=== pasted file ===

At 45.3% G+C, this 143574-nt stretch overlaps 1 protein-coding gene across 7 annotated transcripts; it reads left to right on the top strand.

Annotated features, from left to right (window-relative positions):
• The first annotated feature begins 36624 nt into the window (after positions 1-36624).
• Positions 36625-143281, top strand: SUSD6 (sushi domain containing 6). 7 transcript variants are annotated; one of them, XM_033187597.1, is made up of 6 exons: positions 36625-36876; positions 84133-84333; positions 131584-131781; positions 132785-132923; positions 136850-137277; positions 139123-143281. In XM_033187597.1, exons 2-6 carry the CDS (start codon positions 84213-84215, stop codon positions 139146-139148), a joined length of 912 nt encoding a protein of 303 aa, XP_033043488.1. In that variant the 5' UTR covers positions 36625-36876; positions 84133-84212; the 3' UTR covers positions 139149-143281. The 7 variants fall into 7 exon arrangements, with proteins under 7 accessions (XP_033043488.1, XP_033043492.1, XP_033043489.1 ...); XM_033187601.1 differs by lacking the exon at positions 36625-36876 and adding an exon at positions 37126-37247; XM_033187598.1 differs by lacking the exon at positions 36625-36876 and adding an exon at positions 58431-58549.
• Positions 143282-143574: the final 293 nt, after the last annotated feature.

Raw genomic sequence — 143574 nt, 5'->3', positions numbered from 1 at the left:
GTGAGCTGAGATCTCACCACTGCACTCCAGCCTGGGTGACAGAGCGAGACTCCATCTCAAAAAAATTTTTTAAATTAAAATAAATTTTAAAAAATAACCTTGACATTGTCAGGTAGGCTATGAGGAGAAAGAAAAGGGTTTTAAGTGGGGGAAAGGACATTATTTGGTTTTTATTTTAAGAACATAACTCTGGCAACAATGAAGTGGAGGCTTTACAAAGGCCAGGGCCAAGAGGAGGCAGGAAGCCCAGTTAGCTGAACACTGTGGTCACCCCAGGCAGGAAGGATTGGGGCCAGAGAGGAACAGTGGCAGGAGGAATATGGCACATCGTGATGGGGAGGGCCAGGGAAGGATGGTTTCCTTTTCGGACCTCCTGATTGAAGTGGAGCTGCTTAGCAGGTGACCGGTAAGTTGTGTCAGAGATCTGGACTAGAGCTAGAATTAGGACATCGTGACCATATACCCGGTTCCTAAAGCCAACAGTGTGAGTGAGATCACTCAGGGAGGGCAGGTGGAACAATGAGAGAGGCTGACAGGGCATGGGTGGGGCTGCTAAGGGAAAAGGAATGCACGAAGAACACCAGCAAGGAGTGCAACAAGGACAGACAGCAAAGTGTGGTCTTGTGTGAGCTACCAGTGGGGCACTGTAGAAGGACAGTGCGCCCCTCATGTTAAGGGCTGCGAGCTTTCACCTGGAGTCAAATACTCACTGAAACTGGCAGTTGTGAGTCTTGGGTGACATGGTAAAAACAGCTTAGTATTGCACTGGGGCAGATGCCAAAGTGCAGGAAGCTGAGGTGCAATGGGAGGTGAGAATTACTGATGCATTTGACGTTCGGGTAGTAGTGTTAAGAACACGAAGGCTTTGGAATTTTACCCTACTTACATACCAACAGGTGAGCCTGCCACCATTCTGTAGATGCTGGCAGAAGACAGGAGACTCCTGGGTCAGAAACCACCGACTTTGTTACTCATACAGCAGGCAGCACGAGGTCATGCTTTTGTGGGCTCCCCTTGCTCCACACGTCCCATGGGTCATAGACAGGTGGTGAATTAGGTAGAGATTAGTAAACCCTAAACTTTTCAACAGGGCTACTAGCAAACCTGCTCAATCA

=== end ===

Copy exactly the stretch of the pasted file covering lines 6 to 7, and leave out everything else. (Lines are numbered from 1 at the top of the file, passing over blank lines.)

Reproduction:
Raw genomic sequence — 143574 nt, 5'->3', positions numbered from 1 at the left:
GTGAGCTGAGATCTCACCACTGCACTCCAGCCTGGGTGACAGAGCGAGACTCCATCTCAAAAAAATTTTTTAAATTAAAATAAATTTTAAAAAATAACCTTGACATTGTCAGGTAGGCTATGAGGAGAAAGAAAAGGGTTTTAAGTGGGGGAAAGGACATTATTTGGTTTTTATTTTAAGAACATAACTCTGGCAACAATGAAGTGGAGGCTTTACAAAGGCCAGGGCCAAGAGGAGGCAGGAAGCCCAGTTAGCTGAACACTGTGGTCACCCCAGGCAGGAAGGATTGGGGCCAGAGAGGAACAGTGGCAGGAGGAATATGGCACATCGTGATGGGGAGGGCCAGGGAAGGATGGTTTCCTTTTCGGACCTCCTGATTGAAGTGGAGCTGCTTAGCAGGTGACCGGTAAGTTGTGTCAGAGATCTGGACTAGAGCTAGAATTAGGACATCGTGACCATATACCCGGTTCCTAAAGCCAACAGTGTGAGTGAGATCACTCAGGGAGGGCAGGTGGAACAATGAGAGAGGCTGACAGGGCATGGGTGGGGCTGCTAAGGGAAAAGGAATGCACGAAGAACACCAGCAAGGAGTGCAACAAGGACAGACAGCAAAGTGTGGTCTTGTGTGAGCTACCAGTGGGGCACTGTAGAAGGACAGTGCGCCCCTCATGTTAAGGGCTGCGAGCTTTCACCTGGAGTCAAATACTCACTGAAACTGGCAGTTGTGAGTCTTGGGTGACATGGTAAAAACAGCTTAGTATTGCACTGGGGCAGATGCCAAAGTGCAGGAAGCTGAGGTGCAATGGGAGGTGAGAATTACTGATGCATTTGACGTTCGGGTAGTAGTGTTAAGAACACGAAGGCTTTGGAATTTTACCCTACTTACATACCAACAGGTGAGCCTGCCACCATTCTGTAGATGCTGGCAGAAGACAGGAGACTCCTGGGTCAGAAACCACCGACTTTGTTACTCATACAGCAGGCAGCACGAGGTCATGCTTTTGTGGGCTCCCCTTGCTCCACACGTCCCATGGGTCATAGACAGGTGGTGAATTAGGTAGAGATTAGTAAACCCTAAACTTTTCAACAGGGCTACTAGCAAACCTGCTCAATCA